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Preparing for the busy season

In April, Lynn Kreun will take a trip to Lake Tahoe with her sisters. Until then though she will work 90 hours a week.

As a professional tax preparer, that's just the way things work out. The first four months of the year are chaos.

Things at Woodlynn Tax North, the company Kreun owns, are just heating up. And while it means a lot of work, Kreun said she doesn't mind.

"I like working with numbers and it's fun," said Kreun.

Over the next several months Woodlynn Tax will process more than 1,200 personal and business tax returns. Nearly 1,000 of those Kreun, who has prepared taxes for more than 20 years, will do herself. In addition to Kreun, Woodlynn has three part-time tax preparers on staff.

"We pound it," Kreun said. "There aren't enough hours in February."

To accommodate her customers Kreun will work six and sometimes seven days a week. Monday through Friday she will work from 9 a.m. to 7 p.m. and on Saturday from 9 a.m. to 5 p.m. While she tries to keep those hours Kreun said often she will go later into the night. She tries to keep Sunday a day of rest but again, Kreun said she will occasionally make appointments that day if a client can't meet any other time.

"I try to keep Sundays clear to do laundry but it doesn't always work out that way," said Kreun.

While grueling, Kreun said tax season isn't as awful as it seems. She said she enjoys the work and gets to reconnect with clients she hasn't seen since the last tax season.

"It's almost like a social event," said Kreun.

Kreun has had many of her clients for years, so she enjoys seeing them return each year. She has even started doing the tax returns for some of her clients' children.

"It's amazing how fast time goes," Kreun said of her 23 years in business.

The time has seen a lot of changes in the way taxes are done. When Kreun started everything was done by hand on paper. But like most things computers have revolutionized how tax returns get filed. Kreun said the company e-files all returns, but they keep paper copies as well.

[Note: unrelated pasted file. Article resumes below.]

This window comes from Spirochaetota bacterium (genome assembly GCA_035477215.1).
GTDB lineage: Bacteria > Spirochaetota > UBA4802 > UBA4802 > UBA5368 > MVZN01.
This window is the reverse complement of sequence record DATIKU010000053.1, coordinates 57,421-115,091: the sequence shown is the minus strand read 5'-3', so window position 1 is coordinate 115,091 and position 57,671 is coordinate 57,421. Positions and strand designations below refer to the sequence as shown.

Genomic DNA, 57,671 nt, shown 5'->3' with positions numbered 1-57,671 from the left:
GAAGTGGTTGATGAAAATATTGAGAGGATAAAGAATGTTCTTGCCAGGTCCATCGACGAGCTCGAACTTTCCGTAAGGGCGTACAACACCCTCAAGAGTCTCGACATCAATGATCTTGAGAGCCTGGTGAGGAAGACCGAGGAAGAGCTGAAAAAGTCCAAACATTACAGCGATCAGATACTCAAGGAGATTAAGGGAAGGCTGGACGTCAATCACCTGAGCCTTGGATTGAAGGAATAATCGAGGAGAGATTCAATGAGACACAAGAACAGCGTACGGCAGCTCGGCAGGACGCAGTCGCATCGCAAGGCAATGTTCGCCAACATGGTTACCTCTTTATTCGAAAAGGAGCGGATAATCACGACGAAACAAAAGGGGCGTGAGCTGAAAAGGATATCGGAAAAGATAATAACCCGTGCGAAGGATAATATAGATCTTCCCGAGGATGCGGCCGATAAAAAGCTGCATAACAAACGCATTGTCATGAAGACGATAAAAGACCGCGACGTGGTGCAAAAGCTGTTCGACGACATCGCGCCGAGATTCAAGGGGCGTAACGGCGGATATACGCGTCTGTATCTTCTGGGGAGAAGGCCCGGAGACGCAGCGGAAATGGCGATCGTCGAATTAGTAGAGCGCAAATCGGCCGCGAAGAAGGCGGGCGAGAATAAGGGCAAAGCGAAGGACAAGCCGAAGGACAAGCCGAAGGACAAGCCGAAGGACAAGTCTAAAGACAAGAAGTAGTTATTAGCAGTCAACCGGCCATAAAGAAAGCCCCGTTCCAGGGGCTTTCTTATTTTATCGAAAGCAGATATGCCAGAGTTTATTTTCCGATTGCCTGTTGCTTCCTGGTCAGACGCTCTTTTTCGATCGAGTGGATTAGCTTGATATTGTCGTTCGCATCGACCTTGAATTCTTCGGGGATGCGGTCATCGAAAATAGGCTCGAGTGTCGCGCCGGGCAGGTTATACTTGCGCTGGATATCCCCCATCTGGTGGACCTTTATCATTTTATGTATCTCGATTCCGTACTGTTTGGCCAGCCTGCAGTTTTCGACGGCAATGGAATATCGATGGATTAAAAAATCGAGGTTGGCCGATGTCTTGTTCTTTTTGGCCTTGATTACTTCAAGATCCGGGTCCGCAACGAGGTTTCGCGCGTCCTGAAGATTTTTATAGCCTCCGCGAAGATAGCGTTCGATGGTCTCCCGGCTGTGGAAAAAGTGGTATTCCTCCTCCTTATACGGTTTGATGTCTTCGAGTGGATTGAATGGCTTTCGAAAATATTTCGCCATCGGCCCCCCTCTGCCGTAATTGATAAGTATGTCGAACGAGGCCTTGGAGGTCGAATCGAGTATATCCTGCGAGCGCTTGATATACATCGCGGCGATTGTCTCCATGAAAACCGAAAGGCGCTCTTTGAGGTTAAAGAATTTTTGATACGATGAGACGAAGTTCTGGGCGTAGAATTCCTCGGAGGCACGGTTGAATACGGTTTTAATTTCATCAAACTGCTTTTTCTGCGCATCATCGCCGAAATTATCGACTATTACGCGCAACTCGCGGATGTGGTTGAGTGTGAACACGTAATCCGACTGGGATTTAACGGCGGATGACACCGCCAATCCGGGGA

"I wonder how we got along without them," said Kreun of computers.

While computers have made things easier, Kreun said she still reviews everything because even computers make mistakes.

"I do take the time to double check because once in a while there's something not right," said Kreun.

Leading up to the busy season Kreun has spent months learning about the tax changes that will apply this year. Kreun said there are updates every year and that staying on top of them is key.

"There's always something and you have to stay on top of it," Kreun said. This year some of the updates include relief for those hit by storms in the Midwest this past spring and an economic stimulus package.

Kreun said the advantage of going to her instead of a company like H and R Block is the personalized attention she gives each client. Additionally, after the tax season is over clients can still contact Kreun.

"Year around (clients) can get a hold of me" said Kreun.

Kreun started in the tax business in the late 1970s working for her father-in-law, who was an HR instructor. In the early 1980s she began preparing taxes for people and in 1986 she opened Woodlynn Tax in Farmington with a partner.

In 2006 Kreun and her partner went their separate ways. Woodlynn Tax South continues in Farmington and Kreun runs Woodlynn Tax North. The two companies are no longer affiliated with one another but maintain the name Woodlynn Tax for the sake of recognition.

For the first year on her own Kreun worked out of her home. Then in 2007 She opened her office at 15185 Carrousel Way in Rosemount. The location she said has served her well.

In addition to filing taxes Woodlynn Tax North also offers some bookkeeping and payroll services. During the off season Kreun said she takes appointments.